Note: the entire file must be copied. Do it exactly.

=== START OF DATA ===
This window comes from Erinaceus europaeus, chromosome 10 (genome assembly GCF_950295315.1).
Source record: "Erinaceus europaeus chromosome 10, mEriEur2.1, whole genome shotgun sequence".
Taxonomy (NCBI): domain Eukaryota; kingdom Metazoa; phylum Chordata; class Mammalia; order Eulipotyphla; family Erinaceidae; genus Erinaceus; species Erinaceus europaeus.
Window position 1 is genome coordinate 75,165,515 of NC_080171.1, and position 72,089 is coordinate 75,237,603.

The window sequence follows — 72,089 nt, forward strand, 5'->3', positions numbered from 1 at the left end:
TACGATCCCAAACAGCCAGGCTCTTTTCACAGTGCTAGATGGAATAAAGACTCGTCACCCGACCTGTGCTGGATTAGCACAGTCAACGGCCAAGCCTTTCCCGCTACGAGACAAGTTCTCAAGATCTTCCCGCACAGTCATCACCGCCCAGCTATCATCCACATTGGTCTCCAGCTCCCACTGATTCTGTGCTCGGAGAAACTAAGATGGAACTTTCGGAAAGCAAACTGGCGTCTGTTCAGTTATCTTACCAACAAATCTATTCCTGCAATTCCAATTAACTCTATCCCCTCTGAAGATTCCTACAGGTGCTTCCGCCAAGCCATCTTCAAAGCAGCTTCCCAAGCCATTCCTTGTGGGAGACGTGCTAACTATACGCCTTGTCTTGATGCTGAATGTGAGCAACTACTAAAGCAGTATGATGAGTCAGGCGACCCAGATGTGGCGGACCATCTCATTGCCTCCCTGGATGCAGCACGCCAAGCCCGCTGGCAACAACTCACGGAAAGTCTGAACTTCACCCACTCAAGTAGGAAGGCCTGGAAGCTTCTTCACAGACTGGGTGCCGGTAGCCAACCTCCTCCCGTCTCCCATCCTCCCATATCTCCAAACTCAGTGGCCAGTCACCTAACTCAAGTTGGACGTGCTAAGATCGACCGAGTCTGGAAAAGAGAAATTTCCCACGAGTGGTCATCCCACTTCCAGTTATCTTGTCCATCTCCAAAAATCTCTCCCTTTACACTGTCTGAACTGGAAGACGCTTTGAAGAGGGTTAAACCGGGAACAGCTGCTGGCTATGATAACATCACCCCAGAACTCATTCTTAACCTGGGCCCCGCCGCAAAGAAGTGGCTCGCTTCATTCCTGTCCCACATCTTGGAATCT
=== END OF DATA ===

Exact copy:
This window comes from Erinaceus europaeus, chromosome 10 (genome assembly GCF_950295315.1).
Source record: "Erinaceus europaeus chromosome 10, mEriEur2.1, whole genome shotgun sequence".
Taxonomy (NCBI): domain Eukaryota; kingdom Metazoa; phylum Chordata; class Mammalia; order Eulipotyphla; family Erinaceidae; genus Erinaceus; species Erinaceus europaeus.
Window position 1 is genome coordinate 75,165,515 of NC_080171.1, and position 72,089 is coordinate 75,237,603.

The window sequence follows — 72,089 nt, forward strand, 5'->3', positions numbered from 1 at the left end:
TACGATCCCAAACAGCCAGGCTCTTTTCACAGTGCTAGATGGAATAAAGACTCGTCACCCGACCTGTGCTGGATTAGCACAGTCAACGGCCAAGCCTTTCCCGCTACGAGACAAGTTCTCAAGATCTTCCCGCACAGTCATCACCGCCCAGCTATCATCCACATTGGTCTCCAGCTCCCACTGATTCTGTGCTCGGAGAAACTAAGATGGAACTTTCGGAAAGCAAACTGGCGTCTGTTCAGTTATCTTACCAACAAATCTATTCCTGCAATTCCAATTAACTCTATCCCCTCTGAAGATTCCTACAGGTGCTTCCGCCAAGCCATCTTCAAAGCAGCTTCCCAAGCCATTCCTTGTGGGAGACGTGCTAACTATACGCCTTGTCTTGATGCTGAATGTGAGCAACTACTAAAGCAGTATGATGAGTCAGGCGACCCAGATGTGGCGGACCATCTCATTGCCTCCCTGGATGCAGCACGCCAAGCCCGCTGGCAACAACTCACGGAAAGTCTGAACTTCACCCACTCAAGTAGGAAGGCCTGGAAGCTTCTTCACAGACTGGGTGCCGGTAGCCAACCTCCTCCCGTCTCCCATCCTCCCATATCTCCAAACTCAGTGGCCAGTCACCTAACTCAAGTTGGACGTGCTAAGATCGACCGAGTCTGGAAAAGAGAAATTTCCCACGAGTGGTCATCCCACTTCCAGTTATCTTGTCCATCTCCAAAAATCTCTCCCTTTACACTGTCTGAACTGGAAGACGCTTTGAAGAGGGTTAAACCGGGAACAGCTGCTGGCTATGATAACATCACCCCAGAACTCATTCTTAACCTGGGCCCCGCCGCAAAGAAGTGGCTCGCTTCATTCCTGTCCCACATCTTGGAATCT